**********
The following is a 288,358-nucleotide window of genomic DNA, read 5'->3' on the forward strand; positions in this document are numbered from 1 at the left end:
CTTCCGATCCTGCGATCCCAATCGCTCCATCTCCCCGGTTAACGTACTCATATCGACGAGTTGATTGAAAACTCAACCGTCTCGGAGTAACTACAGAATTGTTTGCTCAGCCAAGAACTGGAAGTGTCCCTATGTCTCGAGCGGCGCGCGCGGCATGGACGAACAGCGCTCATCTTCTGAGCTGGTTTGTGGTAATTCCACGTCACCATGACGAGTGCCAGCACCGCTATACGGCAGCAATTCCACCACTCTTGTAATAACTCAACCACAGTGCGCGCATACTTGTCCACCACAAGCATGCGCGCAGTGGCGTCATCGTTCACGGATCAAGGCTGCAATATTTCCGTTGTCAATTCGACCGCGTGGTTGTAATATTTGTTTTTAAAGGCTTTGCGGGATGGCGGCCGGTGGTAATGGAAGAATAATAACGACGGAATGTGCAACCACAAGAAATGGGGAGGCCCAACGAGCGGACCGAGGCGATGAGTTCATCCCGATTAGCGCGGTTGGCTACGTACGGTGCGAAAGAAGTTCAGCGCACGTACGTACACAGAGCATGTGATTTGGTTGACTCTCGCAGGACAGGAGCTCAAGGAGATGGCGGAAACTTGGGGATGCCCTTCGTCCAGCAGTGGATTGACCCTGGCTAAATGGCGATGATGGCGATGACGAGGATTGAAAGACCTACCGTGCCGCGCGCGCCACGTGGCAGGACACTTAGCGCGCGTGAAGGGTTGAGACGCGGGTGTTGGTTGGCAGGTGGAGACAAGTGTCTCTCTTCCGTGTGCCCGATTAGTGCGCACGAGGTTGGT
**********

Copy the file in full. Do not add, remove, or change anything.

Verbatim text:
The following is a 288,358-nucleotide window of genomic DNA, read 5'->3' on the forward strand; positions in this document are numbered from 1 at the left end:
CTTCCGATCCTGCGATCCCAATCGCTCCATCTCCCCGGTTAACGTACTCATATCGACGAGTTGATTGAAAACTCAACCGTCTCGGAGTAACTACAGAATTGTTTGCTCAGCCAAGAACTGGAAGTGTCCCTATGTCTCGAGCGGCGCGCGCGGCATGGACGAACAGCGCTCATCTTCTGAGCTGGTTTGTGGTAATTCCACGTCACCATGACGAGTGCCAGCACCGCTATACGGCAGCAATTCCACCACTCTTGTAATAACTCAACCACAGTGCGCGCATACTTGTCCACCACAAGCATGCGCGCAGTGGCGTCATCGTTCACGGATCAAGGCTGCAATATTTCCGTTGTCAATTCGACCGCGTGGTTGTAATATTTGTTTTTAAAGGCTTTGCGGGATGGCGGCCGGTGGTAATGGAAGAATAATAACGACGGAATGTGCAACCACAAGAAATGGGGAGGCCCAACGAGCGGACCGAGGCGATGAGTTCATCCCGATTAGCGCGGTTGGCTACGTACGGTGCGAAAGAAGTTCAGCGCACGTACGTACACAGAGCATGTGATTTGGTTGACTCTCGCAGGACAGGAGCTCAAGGAGATGGCGGAAACTTGGGGATGCCCTTCGTCCAGCAGTGGATTGACCCTGGCTAAATGGCGATGATGGCGATGACGAGGATTGAAAGACCTACCGTGCCGCGCGCGCCACGTGGCAGGACACTTAGCGCGCGTGAAGGGTTGAGACGCGGGTGTTGGTTGGCAGGTGGAGACAAGTGTCTCTCTTCCGTGTGCCCGATTAGTGCGCACGAGGTTGGT